3. After students have recorded their estimates, allow each group to measure out and place the corresponding amount of each food into the cup or onto a plate labeled “Estimate.”

  4. Give each group a copy of the “Nutrition Facts Labels” page.

  5. Help students find the manufacturer’s suggested serving size on each food label. Then, have students measure out and place one serving of each food (as indicated on the label) into the cup or onto a plate marked “Food Label.” Have students observe and compare the amounts they estimated to be one serving size with the amounts actually listed on the food labels.


  1. Allow each group to share its findings with the rest of the class.

  2. Distribute a copy of the “Estimates and Labels” sheet to each student.

  3. Help students find other relevant information on the Nutrition Facts labels, such as details for diets with different caloric needs, and amounts of important nutrients in the food.

  4. Point out the “Quick Hand Measures” of portion sizes shown on the sheet. Ask, Do you think food labels can help you make better decisions about what and how much to eat?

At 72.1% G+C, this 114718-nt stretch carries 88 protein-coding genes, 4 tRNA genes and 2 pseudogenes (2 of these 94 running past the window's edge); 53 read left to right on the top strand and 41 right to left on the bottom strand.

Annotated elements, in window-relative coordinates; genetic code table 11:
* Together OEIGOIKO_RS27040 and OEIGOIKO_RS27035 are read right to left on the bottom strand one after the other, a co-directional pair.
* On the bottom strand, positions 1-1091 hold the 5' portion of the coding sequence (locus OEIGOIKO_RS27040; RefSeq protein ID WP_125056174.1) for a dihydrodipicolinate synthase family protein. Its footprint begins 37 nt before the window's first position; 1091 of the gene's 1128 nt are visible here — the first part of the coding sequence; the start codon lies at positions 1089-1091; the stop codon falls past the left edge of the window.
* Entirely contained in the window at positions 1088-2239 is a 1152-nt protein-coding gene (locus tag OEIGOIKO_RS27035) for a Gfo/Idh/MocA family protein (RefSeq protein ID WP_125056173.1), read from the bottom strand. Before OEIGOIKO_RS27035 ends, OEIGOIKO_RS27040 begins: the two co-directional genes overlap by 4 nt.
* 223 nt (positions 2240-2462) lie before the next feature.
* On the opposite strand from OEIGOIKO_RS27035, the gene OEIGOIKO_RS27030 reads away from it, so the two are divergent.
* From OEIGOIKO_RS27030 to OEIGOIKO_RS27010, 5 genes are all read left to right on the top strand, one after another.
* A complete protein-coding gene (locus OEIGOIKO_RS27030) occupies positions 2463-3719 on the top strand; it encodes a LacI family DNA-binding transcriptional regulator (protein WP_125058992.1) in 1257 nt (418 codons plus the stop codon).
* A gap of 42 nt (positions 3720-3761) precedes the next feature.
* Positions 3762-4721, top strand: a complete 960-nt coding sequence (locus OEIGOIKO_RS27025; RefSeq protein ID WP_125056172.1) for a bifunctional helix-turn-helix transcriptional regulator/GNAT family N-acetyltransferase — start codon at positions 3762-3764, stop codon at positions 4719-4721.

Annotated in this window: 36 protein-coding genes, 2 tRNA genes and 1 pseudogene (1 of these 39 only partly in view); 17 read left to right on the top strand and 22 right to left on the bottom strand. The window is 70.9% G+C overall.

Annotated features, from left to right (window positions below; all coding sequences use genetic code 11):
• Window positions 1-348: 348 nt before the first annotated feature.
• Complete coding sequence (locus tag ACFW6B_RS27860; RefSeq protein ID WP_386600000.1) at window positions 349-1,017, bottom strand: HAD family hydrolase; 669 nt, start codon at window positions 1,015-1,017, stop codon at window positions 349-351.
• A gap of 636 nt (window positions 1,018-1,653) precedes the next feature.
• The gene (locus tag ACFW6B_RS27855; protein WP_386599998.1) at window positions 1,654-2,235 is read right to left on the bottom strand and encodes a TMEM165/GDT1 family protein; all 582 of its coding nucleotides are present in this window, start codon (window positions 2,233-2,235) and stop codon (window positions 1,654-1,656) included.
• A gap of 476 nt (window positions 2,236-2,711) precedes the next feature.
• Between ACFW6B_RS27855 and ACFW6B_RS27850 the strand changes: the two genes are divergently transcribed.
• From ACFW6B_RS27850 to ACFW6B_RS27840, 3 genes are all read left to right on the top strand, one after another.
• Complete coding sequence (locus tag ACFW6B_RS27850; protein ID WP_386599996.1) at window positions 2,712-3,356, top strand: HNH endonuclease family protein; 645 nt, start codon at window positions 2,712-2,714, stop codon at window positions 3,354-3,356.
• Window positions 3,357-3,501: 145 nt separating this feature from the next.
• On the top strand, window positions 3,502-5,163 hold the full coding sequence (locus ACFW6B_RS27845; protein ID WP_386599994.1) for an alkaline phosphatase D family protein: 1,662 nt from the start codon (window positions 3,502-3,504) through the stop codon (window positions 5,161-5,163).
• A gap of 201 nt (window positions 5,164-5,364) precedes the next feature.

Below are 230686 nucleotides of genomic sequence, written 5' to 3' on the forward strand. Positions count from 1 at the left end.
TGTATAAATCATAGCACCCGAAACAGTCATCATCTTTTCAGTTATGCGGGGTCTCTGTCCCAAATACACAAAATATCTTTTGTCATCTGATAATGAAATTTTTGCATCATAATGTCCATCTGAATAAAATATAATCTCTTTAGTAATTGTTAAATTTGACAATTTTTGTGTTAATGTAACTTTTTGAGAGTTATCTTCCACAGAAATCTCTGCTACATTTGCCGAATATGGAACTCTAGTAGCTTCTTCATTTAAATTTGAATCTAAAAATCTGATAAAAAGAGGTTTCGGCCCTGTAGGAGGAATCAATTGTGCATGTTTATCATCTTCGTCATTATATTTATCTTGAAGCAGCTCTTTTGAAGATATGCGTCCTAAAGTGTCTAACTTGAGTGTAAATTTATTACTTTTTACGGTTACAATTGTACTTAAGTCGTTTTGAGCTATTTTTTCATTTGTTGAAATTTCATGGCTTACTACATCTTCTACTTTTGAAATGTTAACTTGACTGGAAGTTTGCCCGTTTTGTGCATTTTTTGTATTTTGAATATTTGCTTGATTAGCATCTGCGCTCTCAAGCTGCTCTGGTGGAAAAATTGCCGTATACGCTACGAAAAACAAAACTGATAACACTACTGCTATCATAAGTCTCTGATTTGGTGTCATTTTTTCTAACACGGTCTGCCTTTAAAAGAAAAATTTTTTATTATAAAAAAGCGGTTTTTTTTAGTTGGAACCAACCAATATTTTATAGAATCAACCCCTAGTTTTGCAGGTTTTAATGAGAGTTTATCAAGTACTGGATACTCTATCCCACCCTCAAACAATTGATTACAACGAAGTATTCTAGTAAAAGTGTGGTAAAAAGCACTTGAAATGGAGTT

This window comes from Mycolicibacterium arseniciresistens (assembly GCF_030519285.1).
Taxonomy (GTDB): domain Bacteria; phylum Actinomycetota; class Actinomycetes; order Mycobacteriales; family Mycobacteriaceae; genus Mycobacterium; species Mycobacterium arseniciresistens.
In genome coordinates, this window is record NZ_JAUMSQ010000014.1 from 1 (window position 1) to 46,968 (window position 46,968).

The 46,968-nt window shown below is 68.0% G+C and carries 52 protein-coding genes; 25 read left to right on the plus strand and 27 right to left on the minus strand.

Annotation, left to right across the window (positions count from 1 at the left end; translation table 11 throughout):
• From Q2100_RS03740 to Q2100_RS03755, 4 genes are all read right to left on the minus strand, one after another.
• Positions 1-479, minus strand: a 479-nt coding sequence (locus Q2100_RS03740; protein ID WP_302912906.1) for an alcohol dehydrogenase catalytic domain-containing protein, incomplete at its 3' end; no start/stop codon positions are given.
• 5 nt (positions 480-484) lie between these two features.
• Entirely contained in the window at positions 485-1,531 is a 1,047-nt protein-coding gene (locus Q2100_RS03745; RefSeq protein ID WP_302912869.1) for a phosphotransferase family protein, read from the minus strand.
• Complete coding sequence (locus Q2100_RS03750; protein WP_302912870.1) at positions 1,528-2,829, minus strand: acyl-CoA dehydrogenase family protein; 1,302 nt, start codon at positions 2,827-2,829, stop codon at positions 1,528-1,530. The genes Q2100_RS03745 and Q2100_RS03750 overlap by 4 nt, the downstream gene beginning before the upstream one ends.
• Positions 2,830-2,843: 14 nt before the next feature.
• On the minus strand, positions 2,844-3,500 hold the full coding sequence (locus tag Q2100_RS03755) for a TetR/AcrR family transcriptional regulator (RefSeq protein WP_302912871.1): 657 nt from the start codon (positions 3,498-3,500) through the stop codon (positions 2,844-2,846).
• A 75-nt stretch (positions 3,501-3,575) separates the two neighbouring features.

To learn about “hidden sugar” in different foods and drinks, have students compare the amounts of sugar listed on the nutritional labels of fruit juices, soft drinks, cookies, cereal, baked goods and other foods (4g of sugar = 1 tsp).


  1. Ask students to bring in all types of food labels over the next week.

  2. Provide an assortment of labels to each group. Using the labels provided, have each group identify the food that fits each of the following categories.

    • Most fat per serving

    • Least fat per serving

    • Most calories per serving

    • Least calories per serving

    • Most protein per serving

    • Least protein per serving

    • Most carbohydrates per serving

    • Least carbohydrates per serving

    • Most sugar per serving

    • Least sugar per serving

  3. Discuss the results as a class.

Funded by the following grant(s)

Science Education Partnership Award, NIH

Science Education Partnership Award, NIH

Grant Number: R25RR022697